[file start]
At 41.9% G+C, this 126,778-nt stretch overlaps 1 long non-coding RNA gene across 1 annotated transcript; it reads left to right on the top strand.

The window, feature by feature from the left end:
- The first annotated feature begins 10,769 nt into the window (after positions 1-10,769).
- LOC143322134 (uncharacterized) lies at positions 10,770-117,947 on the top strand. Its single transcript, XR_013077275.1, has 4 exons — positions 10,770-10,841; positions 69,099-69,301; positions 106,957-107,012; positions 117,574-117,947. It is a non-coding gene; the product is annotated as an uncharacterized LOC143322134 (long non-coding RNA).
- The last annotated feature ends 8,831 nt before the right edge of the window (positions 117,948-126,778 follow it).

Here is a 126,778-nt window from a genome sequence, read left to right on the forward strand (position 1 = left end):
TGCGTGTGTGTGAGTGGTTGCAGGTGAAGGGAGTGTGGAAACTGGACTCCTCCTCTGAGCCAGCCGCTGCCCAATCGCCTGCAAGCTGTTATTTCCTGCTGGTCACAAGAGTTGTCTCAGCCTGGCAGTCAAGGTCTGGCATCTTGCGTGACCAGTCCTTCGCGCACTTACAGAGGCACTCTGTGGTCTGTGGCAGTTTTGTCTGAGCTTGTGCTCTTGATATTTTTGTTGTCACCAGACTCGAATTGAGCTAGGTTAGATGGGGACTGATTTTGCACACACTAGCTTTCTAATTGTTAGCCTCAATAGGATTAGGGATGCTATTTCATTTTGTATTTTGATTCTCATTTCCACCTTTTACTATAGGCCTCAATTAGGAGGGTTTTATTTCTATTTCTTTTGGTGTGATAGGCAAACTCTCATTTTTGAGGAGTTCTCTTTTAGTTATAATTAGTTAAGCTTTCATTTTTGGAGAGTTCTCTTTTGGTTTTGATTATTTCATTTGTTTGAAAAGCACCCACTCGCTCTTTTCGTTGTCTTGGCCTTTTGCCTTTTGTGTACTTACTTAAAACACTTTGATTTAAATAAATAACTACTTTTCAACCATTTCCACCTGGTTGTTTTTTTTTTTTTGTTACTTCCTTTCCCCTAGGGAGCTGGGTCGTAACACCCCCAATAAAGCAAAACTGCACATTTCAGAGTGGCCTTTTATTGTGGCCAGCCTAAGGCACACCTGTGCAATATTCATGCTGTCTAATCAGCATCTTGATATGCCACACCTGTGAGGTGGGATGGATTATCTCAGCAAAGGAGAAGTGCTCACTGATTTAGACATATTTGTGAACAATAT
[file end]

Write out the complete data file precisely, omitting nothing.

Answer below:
At 41.9% G+C, this 126,778-nt stretch overlaps 1 long non-coding RNA gene across 1 annotated transcript; it reads left to right on the top strand.

The window, feature by feature from the left end:
- The first annotated feature begins 10,769 nt into the window (after positions 1-10,769).
- LOC143322134 (uncharacterized) lies at positions 10,770-117,947 on the top strand. Its single transcript, XR_013077275.1, has 4 exons — positions 10,770-10,841; positions 69,099-69,301; positions 106,957-107,012; positions 117,574-117,947. It is a non-coding gene; the product is annotated as an uncharacterized LOC143322134 (long non-coding RNA).
- The last annotated feature ends 8,831 nt before the right edge of the window (positions 117,948-126,778 follow it).

Here is a 126,778-nt window from a genome sequence, read left to right on the forward strand (position 1 = left end):
TGCGTGTGTGTGAGTGGTTGCAGGTGAAGGGAGTGTGGAAACTGGACTCCTCCTCTGAGCCAGCCGCTGCCCAATCGCCTGCAAGCTGTTATTTCCTGCTGGTCACAAGAGTTGTCTCAGCCTGGCAGTCAAGGTCTGGCATCTTGCGTGACCAGTCCTTCGCGCACTTACAGAGGCACTCTGTGGTCTGTGGCAGTTTTGTCTGAGCTTGTGCTCTTGATATTTTTGTTGTCACCAGACTCGAATTGAGCTAGGTTAGATGGGGACTGATTTTGCACACACTAGCTTTCTAATTGTTAGCCTCAATAGGATTAGGGATGCTATTTCATTTTGTATTTTGATTCTCATTTCCACCTTTTACTATAGGCCTCAATTAGGAGGGTTTTATTTCTATTTCTTTTGGTGTGATAGGCAAACTCTCATTTTTGAGGAGTTCTCTTTTAGTTATAATTAGTTAAGCTTTCATTTTTGGAGAGTTCTCTTTTGGTTTTGATTATTTCATTTGTTTGAAAAGCACCCACTCGCTCTTTTCGTTGTCTTGGCCTTTTGCCTTTTGTGTACTTACTTAAAACACTTTGATTTAAATAAATAACTACTTTTCAACCATTTCCACCTGGTTGTTTTTTTTTTTTTGTTACTTCCTTTCCCCTAGGGAGCTGGGTCGTAACACCCCCAATAAAGCAAAACTGCACATTTCAGAGTGGCCTTTTATTGTGGCCAGCCTAAGGCACACCTGTGCAATATTCATGCTGTCTAATCAGCATCTTGATATGCCACACCTGTGAGGTGGGATGGATTATCTCAGCAAAGGAGAAGTGCTCACTGATTTAGACATATTTGTGAACAATAT